Journal Article

Nickel in dental plaque and saliva in patients with and without orthodontic appliances

Ronny Fors and Maurits Persson

in The European Journal of Orthodontics

Published on behalf of European Orthodontics Society

Volume 28, issue 3, pages 292-297
Published in print June 2006 | ISSN: 0141-5387
Published online January 2006 | e-ISSN: 1460-2210 | DOI:
Nickel in dental plaque and saliva in patients with and without orthodontic appliances

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The aim of this study was to compare the content of nickel in the saliva and dental biofilm in young patients with and without orthodontic appliances. The possible influence of a dietary intake of nickel on recorded nickel levels was examined.

Nickel content in unstimulated whole saliva and in dental plaque of 24 boys and girls (mean age 14.8 years) with intraoral fixed orthodontic appliances was compared with 24 adolescents without such an appliance. Sample collection was set up to exclude nickel contamination. Diet intake was recorded for the preceding 48 hours to account for the influence of recent nickel content in food. Saliva and plaque were analysed for nickel content using an electrothermal atomic absorption spectrometric (ETAAS) method. The acidified saliva samples were analysed as Millipore-filtered saliva with filter-retained fractions and plaque following dissolution in acids.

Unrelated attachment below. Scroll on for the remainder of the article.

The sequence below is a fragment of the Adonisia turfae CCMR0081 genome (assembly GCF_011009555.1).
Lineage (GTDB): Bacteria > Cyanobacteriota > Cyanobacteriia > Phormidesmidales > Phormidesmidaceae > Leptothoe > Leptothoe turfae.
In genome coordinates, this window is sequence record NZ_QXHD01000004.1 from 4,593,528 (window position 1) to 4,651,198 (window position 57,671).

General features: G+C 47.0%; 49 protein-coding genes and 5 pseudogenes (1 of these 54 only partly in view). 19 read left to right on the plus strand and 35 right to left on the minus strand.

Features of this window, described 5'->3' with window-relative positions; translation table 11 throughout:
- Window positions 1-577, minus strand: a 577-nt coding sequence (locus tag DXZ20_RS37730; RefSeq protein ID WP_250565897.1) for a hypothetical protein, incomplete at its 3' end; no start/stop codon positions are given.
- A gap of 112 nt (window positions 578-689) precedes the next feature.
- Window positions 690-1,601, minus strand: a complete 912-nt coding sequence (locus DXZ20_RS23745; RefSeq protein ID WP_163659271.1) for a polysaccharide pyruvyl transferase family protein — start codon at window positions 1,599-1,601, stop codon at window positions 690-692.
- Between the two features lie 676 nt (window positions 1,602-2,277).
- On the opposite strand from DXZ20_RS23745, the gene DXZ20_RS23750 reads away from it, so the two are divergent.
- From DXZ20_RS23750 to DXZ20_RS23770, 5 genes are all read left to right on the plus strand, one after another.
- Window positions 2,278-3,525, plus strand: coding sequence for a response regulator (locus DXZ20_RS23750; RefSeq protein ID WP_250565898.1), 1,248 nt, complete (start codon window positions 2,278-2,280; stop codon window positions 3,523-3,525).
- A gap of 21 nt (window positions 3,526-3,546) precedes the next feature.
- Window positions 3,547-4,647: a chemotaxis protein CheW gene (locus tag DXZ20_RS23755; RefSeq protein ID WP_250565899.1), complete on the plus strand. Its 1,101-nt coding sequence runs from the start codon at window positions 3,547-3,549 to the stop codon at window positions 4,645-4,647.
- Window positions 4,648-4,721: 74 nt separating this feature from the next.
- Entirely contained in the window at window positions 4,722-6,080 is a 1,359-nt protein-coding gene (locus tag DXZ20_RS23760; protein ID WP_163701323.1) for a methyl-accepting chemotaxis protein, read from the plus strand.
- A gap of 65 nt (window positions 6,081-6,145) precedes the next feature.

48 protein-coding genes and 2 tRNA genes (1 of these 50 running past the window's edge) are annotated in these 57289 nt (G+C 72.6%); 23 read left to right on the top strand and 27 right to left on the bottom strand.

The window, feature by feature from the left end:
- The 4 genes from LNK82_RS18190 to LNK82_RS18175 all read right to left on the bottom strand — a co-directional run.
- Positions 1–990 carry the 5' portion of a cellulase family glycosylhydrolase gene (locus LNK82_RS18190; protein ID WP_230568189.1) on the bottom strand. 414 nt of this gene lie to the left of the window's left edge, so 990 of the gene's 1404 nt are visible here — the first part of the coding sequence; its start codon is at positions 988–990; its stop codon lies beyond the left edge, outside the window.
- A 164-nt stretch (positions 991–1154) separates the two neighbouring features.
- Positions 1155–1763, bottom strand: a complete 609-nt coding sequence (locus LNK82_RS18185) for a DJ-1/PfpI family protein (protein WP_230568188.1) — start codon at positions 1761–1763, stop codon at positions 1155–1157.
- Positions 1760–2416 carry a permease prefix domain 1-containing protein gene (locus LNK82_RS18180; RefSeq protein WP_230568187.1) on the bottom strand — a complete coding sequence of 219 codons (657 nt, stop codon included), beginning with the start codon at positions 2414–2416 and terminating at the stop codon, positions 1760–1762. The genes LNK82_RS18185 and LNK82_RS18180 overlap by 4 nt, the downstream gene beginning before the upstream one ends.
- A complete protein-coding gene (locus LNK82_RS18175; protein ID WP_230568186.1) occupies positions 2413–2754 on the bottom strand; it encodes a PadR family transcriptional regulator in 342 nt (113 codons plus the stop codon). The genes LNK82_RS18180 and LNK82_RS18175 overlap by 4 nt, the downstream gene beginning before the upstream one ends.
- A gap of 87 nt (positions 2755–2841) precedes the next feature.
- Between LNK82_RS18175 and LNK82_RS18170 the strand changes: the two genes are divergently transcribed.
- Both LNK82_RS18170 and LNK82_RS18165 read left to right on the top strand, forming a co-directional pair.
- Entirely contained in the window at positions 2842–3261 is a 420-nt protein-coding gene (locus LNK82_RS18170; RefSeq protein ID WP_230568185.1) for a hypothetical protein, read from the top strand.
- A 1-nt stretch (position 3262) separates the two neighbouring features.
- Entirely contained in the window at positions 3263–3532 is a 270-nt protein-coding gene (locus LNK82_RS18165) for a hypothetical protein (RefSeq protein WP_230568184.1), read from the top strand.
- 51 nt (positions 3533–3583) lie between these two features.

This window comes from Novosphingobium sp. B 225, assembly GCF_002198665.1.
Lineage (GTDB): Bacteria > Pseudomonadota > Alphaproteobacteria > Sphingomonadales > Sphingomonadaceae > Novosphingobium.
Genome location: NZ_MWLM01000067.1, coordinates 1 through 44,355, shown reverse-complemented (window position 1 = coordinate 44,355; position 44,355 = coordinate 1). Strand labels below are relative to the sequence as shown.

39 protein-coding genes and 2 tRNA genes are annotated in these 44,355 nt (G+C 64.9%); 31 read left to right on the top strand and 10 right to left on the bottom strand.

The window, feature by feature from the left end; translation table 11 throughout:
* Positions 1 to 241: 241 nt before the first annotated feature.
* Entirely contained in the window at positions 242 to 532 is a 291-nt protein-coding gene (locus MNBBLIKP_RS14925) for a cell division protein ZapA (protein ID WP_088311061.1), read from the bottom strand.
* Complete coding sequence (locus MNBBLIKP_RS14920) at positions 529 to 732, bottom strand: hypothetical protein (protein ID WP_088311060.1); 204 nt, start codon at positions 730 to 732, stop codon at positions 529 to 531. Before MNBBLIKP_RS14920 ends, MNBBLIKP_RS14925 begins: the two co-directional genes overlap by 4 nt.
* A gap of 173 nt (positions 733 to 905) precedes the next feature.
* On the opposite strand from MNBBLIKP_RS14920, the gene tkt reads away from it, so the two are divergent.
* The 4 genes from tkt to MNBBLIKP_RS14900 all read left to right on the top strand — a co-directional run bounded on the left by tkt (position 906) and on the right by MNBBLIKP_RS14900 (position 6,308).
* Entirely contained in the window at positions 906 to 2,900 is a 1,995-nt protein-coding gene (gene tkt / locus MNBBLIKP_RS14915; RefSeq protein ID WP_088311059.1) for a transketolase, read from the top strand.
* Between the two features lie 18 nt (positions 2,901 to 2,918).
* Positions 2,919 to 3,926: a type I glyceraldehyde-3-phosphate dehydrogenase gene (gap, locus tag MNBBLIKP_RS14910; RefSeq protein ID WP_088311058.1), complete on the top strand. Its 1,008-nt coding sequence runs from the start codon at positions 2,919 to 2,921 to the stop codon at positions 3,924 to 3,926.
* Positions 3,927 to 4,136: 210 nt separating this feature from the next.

No significant difference in nickel content of filtered saliva was found between the test and the control samples (P = 0.607); the median values of nickel content were 0.005 and 0.004 μg/g saliva, respectively. On the other hand, a significant difference was found for the filter-retained fraction (P = 0.008); median values for nickel were 25.3 and 14.9 μg/g, respectively. A significant difference in nickel content between test and control samples was also found in plaque collected at various tooth sites (P = 0.001; median values 1.03 and 0.45 μg/g, respectively). A stronger difference was found when comparing plaque collected from metal-covered tooth surfaces than from enamel surfaces of orthodontic patients. No association could be found between calculated dietary intake of nickel and recorded nickel in the test and control samples.

It is concluded that nickel release occurs into the dental plaque and components of saliva of orthodontic patients, a situation that may reflect time dependence of its release from orthodontic appliances into the oral cavity and an aggregation of nickel at plaque sites.

Journal Article.  3922 words.  Illustrated.

Subjects: Restorative Dentistry and Orthodontics

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